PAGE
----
The MLB season has officially begun, every team has played at least their first game of the season. And it’s with that sense of renewed hope that we bring you three big takeaways from MLB Opening Day.
Takeaway #1: No Fans is Weird
Baseball is a sport, like many others, that thrive on fan reactions. And because of CO-VID19, fans are unable to attend ballgames. Many fans of this great game were ok with fans not being allowed simply to have the sport they love, return to their television screens. However, what became glaringly apparent during the Los Angeles Angels of Anaheim versus the Oakland Athletics game was that fans make the game feel real.
The Oakland A’s first baseman, Matt Olson, would come up to bat in the bottom of the tenth inning with bases loaded. The new Angels manager, Joe Madden, (one of ten new managers in MLB this season) would intentionally walk Khris Davis to set up a lefty on lefty matchup. One pitch later, Olson would deliver a mammoth Grand Slam and send the A’s home victorious. Having no fans in the stands feels exceptionally strange, but it’s what we have to endure for now to have MLB back.
Takeaway #2: 2020 The Year of Ultimate Competition
The 2020 season will be scrutinized and analyzed for many years to come. Many fans and baseball pundits will be unsure of how to digest the information gathered from this anomalous campaign. But one thing that was made very clear after the first games were complete is that MLB will be very competitive.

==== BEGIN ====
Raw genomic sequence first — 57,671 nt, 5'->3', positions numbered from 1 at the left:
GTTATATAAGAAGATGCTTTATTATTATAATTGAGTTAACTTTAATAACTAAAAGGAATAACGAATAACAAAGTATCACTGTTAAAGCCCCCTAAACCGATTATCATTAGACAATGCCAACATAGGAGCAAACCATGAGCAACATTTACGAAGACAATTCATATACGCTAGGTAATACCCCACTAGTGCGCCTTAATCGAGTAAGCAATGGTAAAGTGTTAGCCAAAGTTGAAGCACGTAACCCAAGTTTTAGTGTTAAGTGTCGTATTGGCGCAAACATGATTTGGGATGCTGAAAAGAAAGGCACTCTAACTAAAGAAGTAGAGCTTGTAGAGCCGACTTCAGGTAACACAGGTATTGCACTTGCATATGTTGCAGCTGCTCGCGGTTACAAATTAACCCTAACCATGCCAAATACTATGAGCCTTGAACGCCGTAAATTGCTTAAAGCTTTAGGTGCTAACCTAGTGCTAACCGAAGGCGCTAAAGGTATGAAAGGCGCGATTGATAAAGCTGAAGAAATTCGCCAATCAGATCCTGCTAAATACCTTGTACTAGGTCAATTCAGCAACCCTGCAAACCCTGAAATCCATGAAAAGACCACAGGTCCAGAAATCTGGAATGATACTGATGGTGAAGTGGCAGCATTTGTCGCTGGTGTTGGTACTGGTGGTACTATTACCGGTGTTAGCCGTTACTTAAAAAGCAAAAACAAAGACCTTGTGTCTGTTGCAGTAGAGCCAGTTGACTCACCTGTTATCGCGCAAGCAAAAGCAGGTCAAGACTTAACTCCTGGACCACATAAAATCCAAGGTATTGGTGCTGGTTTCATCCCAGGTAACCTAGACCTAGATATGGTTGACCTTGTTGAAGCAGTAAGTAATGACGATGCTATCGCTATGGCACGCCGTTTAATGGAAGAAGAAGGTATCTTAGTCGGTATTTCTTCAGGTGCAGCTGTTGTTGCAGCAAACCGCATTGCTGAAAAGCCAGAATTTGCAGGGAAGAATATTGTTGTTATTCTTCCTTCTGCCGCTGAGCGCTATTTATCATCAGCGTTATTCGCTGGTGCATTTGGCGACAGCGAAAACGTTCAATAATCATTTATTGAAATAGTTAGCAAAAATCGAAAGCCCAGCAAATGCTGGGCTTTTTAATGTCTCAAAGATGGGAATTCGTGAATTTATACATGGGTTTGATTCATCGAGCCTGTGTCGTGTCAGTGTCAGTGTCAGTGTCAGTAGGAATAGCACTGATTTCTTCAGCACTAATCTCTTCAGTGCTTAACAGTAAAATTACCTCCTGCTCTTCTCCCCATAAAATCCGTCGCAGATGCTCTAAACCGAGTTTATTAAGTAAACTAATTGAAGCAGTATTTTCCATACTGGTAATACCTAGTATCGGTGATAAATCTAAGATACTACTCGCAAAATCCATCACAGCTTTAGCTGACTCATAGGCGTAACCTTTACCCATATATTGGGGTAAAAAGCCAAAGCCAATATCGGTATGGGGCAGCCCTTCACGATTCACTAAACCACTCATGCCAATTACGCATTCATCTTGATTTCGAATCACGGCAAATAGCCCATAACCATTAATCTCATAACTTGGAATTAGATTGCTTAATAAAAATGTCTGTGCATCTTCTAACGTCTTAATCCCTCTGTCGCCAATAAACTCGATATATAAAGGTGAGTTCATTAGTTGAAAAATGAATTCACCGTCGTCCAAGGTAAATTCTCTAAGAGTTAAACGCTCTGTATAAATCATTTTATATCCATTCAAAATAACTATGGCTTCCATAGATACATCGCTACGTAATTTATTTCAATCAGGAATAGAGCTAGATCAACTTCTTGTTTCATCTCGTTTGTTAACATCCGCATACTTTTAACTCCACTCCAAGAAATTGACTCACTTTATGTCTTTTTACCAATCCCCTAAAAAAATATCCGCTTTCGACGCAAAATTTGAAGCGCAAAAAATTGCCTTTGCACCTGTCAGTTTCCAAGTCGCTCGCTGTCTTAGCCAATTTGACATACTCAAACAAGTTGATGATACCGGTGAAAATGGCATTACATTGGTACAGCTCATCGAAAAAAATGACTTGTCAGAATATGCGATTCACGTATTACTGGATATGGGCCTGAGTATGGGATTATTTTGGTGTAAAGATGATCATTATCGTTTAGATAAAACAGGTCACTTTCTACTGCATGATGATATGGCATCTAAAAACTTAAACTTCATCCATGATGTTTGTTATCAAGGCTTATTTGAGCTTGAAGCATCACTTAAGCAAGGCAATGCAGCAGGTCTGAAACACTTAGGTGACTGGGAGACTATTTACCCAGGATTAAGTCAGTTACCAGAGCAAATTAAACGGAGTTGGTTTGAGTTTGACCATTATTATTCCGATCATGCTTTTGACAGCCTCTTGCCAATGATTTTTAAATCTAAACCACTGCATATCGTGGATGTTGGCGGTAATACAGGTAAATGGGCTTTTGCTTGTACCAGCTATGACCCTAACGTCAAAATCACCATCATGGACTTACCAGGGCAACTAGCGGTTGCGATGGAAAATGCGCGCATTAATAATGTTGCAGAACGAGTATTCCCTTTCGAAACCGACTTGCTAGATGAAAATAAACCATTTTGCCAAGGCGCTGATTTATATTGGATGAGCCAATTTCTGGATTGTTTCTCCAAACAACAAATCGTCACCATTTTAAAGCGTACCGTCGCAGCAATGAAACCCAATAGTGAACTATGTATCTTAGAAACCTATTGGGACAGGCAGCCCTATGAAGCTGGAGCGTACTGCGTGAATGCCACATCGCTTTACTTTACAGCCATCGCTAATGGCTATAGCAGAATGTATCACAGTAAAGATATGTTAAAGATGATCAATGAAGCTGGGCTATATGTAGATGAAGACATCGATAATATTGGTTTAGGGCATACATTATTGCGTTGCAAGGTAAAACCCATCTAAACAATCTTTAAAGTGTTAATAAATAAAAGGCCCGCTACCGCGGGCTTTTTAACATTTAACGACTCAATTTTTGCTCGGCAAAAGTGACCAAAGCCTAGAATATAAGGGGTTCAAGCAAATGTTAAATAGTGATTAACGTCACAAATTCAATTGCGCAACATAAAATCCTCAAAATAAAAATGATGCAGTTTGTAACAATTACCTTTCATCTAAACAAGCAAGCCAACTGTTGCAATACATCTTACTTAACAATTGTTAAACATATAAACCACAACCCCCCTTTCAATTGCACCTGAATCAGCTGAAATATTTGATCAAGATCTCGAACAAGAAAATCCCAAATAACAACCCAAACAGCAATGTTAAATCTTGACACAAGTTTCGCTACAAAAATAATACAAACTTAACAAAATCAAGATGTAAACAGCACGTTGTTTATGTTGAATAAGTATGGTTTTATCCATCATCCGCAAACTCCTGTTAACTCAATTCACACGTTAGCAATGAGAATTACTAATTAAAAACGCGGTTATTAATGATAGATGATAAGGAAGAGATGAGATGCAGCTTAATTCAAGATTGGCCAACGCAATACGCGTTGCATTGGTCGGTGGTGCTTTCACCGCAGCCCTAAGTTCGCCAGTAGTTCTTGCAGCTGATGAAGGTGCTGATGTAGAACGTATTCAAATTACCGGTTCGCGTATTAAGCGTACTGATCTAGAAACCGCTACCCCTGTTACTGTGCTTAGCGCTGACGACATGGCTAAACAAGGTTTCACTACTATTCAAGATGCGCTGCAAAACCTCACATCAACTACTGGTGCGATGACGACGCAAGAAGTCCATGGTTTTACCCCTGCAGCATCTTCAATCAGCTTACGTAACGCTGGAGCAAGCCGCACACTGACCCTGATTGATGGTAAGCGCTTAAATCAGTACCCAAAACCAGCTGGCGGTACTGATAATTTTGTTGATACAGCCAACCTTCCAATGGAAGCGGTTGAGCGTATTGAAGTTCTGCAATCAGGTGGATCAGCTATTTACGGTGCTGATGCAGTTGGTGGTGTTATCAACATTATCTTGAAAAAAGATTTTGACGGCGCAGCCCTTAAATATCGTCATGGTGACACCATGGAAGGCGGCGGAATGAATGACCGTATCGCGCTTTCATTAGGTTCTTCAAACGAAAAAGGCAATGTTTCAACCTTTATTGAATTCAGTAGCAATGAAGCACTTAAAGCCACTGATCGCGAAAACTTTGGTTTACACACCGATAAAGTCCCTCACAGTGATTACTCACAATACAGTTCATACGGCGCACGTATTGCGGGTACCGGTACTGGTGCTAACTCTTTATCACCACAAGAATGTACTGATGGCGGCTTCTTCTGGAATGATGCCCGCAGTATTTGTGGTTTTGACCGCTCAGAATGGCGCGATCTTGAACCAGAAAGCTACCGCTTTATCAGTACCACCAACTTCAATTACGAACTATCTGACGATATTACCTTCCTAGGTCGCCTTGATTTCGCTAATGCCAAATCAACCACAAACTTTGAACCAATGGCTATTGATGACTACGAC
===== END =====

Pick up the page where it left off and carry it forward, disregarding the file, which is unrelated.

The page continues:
Normally, over the course of a 162-game season, the top tier teams separate themselves due to their talent. And those juggernaut teams will pull away from the pack because they typically keep winning two out of three. However, in a shortened 60-game season, those same teams won’t have the same level of separation between themselves and the basement dwellers of their division. Thus leading to a season of ultimate parody and competition in MLB.
Takeaway #3: Day One Postseason Watch
Under a 162-game campaign, “scoreboard watching” doesn’t begin until the last week of July, heading into the trade deadline. However, the 2020 season started at the time. Thus the entire 2020 season will be a race to the finish line. The usual marathon grind of an MLB season has been shortened to a sprint to the postseason prize.
2020 will not be like any other MLB season in history; there are experiments being conducted like the runner on second base and the universal DH. And there’s also the need to make sure players and staff around all teams remain safe with the CO-VID19 pandemic. But one certain thing is that the entire 2020 season will be must-watch.